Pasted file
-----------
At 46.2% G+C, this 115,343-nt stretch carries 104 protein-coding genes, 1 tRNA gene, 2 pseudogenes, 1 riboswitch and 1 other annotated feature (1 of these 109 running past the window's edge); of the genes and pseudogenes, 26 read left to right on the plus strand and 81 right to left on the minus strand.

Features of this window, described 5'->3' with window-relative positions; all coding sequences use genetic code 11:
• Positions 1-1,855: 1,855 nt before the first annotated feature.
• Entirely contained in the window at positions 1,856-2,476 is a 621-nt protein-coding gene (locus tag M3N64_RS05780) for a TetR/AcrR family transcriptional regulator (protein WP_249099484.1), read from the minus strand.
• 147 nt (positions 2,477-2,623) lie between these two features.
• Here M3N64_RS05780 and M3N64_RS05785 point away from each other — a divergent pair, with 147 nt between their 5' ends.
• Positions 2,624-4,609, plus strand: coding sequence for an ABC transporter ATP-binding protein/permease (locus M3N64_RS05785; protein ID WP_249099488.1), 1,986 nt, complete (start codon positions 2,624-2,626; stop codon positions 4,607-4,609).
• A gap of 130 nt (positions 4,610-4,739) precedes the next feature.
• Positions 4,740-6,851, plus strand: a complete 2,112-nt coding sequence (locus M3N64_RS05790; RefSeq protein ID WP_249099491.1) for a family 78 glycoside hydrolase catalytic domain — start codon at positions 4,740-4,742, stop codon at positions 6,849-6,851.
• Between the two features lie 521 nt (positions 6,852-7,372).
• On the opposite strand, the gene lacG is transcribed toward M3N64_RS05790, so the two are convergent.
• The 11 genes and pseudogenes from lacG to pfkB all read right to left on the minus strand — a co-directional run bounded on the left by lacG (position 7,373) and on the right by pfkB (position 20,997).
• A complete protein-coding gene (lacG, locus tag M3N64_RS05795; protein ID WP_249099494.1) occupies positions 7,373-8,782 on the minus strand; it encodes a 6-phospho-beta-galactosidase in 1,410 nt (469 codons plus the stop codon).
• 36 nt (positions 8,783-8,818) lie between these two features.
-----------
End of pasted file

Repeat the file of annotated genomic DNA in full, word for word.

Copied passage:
At 46.2% G+C, this 115,343-nt stretch carries 104 protein-coding genes, 1 tRNA gene, 2 pseudogenes, 1 riboswitch and 1 other annotated feature (1 of these 109 running past the window's edge); of the genes and pseudogenes, 26 read left to right on the plus strand and 81 right to left on the minus strand.

Features of this window, described 5'->3' with window-relative positions; all coding sequences use genetic code 11:
• Positions 1-1,855: 1,855 nt before the first annotated feature.
• Entirely contained in the window at positions 1,856-2,476 is a 621-nt protein-coding gene (locus tag M3N64_RS05780) for a TetR/AcrR family transcriptional regulator (protein WP_249099484.1), read from the minus strand.
• 147 nt (positions 2,477-2,623) lie between these two features.
• Here M3N64_RS05780 and M3N64_RS05785 point away from each other — a divergent pair, with 147 nt between their 5' ends.
• Positions 2,624-4,609, plus strand: coding sequence for an ABC transporter ATP-binding protein/permease (locus M3N64_RS05785; protein ID WP_249099488.1), 1,986 nt, complete (start codon positions 2,624-2,626; stop codon positions 4,607-4,609).
• A gap of 130 nt (positions 4,610-4,739) precedes the next feature.
• Positions 4,740-6,851, plus strand: a complete 2,112-nt coding sequence (locus M3N64_RS05790; RefSeq protein ID WP_249099491.1) for a family 78 glycoside hydrolase catalytic domain — start codon at positions 4,740-4,742, stop codon at positions 6,849-6,851.
• Between the two features lie 521 nt (positions 6,852-7,372).
• On the opposite strand, the gene lacG is transcribed toward M3N64_RS05790, so the two are convergent.
• The 11 genes and pseudogenes from lacG to pfkB all read right to left on the minus strand — a co-directional run bounded on the left by lacG (position 7,373) and on the right by pfkB (position 20,997).
• A complete protein-coding gene (lacG, locus tag M3N64_RS05795; protein ID WP_249099494.1) occupies positions 7,373-8,782 on the minus strand; it encodes a 6-phospho-beta-galactosidase in 1,410 nt (469 codons plus the stop codon).
• 36 nt (positions 8,783-8,818) lie between these two features.